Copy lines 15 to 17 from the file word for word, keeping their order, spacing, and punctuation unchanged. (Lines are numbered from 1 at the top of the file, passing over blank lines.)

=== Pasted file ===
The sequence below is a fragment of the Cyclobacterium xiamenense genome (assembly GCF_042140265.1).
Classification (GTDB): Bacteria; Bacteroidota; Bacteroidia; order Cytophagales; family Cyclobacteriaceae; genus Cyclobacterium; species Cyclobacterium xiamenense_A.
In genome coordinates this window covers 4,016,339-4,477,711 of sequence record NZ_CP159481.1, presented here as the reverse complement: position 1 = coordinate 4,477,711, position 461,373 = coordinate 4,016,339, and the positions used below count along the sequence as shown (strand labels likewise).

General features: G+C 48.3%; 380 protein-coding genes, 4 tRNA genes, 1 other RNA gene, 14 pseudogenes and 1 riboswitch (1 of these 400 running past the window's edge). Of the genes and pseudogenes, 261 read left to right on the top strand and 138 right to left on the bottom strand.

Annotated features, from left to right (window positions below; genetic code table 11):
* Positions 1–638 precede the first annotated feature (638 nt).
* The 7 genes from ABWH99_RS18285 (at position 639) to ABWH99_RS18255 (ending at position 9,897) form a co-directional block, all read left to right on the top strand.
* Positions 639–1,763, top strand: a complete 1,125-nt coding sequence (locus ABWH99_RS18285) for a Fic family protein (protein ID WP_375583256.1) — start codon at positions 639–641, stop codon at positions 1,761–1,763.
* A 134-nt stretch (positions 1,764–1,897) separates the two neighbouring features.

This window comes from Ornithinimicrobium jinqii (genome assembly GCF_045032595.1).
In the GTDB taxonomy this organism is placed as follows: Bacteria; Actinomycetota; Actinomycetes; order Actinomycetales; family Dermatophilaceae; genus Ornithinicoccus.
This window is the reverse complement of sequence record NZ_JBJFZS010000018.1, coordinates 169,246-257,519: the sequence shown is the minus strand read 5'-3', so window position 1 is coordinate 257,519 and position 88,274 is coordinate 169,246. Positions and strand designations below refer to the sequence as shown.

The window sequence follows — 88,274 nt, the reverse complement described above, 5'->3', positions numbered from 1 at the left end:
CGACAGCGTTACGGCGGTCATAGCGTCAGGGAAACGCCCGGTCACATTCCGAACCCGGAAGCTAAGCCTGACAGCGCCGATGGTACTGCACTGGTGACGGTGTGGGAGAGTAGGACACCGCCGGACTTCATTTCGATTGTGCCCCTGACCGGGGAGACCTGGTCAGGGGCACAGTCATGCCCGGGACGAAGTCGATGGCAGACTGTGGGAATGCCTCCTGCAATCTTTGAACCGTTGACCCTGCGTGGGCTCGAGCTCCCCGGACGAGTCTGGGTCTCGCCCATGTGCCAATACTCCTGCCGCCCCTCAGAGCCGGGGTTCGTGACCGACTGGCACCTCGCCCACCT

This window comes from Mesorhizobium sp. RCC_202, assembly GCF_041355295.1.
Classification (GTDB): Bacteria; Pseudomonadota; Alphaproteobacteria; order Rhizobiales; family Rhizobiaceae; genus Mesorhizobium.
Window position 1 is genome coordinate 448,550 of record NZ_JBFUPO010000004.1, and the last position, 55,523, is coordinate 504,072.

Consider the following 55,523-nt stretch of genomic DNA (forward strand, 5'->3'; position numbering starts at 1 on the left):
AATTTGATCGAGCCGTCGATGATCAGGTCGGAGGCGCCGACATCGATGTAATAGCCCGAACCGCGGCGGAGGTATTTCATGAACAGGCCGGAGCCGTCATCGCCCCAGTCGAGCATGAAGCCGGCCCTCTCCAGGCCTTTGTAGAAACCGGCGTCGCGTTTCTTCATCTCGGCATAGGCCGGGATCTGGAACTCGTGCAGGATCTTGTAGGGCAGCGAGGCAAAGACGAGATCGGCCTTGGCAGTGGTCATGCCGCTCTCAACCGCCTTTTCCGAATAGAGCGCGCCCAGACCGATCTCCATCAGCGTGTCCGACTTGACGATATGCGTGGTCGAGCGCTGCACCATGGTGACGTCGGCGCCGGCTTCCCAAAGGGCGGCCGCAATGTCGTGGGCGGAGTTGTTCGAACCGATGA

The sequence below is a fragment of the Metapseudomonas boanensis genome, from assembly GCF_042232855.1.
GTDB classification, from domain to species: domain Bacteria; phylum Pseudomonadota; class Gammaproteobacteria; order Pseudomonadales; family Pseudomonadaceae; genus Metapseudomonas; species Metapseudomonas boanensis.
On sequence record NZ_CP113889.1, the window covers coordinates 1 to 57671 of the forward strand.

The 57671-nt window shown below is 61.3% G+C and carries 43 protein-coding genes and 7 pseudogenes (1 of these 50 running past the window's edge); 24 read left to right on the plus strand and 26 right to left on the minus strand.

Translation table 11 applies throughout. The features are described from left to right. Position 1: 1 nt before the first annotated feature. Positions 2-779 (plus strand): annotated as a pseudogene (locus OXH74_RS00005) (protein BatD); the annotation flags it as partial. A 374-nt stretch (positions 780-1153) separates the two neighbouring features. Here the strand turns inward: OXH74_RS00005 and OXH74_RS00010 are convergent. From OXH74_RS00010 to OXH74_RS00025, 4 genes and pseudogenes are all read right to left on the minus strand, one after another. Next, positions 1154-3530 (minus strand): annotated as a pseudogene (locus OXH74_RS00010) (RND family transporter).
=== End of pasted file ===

This window comes from Mesorhizobium sp. RCC_202, assembly GCF_041355295.1.
Classification (GTDB): Bacteria; Pseudomonadota; Alphaproteobacteria; order Rhizobiales; family Rhizobiaceae; genus Mesorhizobium.
Window position 1 is genome coordinate 448,550 of record NZ_JBFUPO010000004.1, and the last position, 55,523, is coordinate 504,072.